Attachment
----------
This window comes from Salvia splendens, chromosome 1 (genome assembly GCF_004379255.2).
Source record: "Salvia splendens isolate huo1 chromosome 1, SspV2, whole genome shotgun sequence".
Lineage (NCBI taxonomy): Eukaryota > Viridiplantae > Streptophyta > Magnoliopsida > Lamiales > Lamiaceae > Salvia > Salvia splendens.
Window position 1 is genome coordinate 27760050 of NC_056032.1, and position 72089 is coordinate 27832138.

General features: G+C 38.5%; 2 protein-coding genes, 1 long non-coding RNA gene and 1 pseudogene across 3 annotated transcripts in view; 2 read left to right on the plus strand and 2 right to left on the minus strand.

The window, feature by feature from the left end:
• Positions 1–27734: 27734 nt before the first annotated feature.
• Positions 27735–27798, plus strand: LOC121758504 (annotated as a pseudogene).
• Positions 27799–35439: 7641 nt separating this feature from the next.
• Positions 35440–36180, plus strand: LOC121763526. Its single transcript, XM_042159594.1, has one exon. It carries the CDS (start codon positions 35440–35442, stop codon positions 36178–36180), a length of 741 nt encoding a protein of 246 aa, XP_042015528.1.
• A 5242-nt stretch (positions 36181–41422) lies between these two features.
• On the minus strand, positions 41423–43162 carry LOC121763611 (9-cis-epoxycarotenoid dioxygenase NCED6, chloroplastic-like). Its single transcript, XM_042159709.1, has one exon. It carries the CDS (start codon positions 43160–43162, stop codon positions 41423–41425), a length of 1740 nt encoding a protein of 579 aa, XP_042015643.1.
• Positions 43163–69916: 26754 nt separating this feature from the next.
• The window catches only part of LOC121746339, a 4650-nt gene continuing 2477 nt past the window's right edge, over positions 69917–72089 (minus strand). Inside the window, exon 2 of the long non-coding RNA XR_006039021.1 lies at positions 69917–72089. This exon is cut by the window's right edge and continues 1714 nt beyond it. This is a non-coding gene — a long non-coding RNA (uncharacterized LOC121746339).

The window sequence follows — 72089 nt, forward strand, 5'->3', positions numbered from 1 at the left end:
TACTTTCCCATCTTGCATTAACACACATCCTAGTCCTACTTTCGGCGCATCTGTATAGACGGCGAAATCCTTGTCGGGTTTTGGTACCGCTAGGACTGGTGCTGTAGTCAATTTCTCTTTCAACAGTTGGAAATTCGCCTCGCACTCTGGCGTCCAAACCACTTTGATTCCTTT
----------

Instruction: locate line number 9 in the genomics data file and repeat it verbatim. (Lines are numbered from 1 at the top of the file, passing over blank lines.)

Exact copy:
• Positions 27799–35439: 7641 nt separating this feature from the next.